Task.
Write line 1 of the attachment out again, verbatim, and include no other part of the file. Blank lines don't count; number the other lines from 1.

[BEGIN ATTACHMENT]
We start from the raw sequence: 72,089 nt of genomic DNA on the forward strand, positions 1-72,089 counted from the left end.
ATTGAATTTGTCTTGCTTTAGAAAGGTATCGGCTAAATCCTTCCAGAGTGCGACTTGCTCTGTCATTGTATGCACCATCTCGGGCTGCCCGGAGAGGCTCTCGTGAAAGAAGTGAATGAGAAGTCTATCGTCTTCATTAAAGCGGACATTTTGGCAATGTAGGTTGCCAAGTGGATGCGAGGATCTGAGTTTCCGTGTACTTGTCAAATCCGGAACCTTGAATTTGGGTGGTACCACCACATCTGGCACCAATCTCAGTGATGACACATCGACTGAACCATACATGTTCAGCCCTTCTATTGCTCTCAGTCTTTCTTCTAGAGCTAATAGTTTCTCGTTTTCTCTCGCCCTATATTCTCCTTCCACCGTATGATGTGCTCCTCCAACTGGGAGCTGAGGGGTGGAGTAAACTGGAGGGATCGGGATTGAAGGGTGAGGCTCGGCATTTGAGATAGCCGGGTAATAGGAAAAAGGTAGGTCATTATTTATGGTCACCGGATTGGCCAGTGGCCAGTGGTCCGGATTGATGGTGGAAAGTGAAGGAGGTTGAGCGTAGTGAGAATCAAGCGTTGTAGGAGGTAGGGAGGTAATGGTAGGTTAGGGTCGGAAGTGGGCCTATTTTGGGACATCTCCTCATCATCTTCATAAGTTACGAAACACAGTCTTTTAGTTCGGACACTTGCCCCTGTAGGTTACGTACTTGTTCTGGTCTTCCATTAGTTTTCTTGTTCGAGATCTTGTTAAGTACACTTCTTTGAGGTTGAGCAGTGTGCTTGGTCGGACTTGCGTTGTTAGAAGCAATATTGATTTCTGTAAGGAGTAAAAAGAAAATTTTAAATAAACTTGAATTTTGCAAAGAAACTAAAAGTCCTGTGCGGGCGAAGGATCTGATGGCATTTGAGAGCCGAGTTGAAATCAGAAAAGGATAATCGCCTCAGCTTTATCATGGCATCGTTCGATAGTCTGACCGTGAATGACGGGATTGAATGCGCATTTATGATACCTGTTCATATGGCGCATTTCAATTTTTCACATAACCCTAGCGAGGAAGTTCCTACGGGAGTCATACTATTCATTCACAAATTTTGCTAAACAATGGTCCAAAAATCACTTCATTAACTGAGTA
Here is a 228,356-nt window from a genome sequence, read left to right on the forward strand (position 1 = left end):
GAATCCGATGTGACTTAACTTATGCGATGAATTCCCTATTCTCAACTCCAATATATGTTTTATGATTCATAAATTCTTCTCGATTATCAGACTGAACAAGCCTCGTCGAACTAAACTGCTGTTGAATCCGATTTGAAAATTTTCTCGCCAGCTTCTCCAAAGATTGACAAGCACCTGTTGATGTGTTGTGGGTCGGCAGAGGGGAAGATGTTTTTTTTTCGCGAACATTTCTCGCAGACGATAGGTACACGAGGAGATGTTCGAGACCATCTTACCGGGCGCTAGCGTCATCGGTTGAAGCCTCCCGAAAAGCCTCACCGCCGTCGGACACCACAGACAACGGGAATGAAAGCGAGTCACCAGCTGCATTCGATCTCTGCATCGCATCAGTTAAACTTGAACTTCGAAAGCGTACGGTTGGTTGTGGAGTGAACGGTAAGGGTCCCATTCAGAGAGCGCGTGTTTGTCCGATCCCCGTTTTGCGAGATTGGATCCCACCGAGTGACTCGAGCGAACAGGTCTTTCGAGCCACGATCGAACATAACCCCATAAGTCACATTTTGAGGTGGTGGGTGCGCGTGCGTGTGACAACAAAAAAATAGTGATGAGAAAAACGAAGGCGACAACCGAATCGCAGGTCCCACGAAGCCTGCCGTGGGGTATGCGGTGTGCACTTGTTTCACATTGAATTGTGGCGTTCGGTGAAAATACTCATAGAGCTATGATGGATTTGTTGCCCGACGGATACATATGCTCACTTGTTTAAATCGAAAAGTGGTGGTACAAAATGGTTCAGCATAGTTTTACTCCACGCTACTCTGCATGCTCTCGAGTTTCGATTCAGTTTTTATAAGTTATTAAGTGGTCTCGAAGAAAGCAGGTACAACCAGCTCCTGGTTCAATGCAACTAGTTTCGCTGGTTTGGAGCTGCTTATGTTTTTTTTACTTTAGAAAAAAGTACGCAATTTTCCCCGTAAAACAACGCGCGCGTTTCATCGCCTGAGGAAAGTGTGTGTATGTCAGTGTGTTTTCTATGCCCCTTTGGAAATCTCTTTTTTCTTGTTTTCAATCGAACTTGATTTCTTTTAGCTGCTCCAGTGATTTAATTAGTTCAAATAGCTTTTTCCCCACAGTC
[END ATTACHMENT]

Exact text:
We start from the raw sequence: 72,089 nt of genomic DNA on the forward strand, positions 1-72,089 counted from the left end.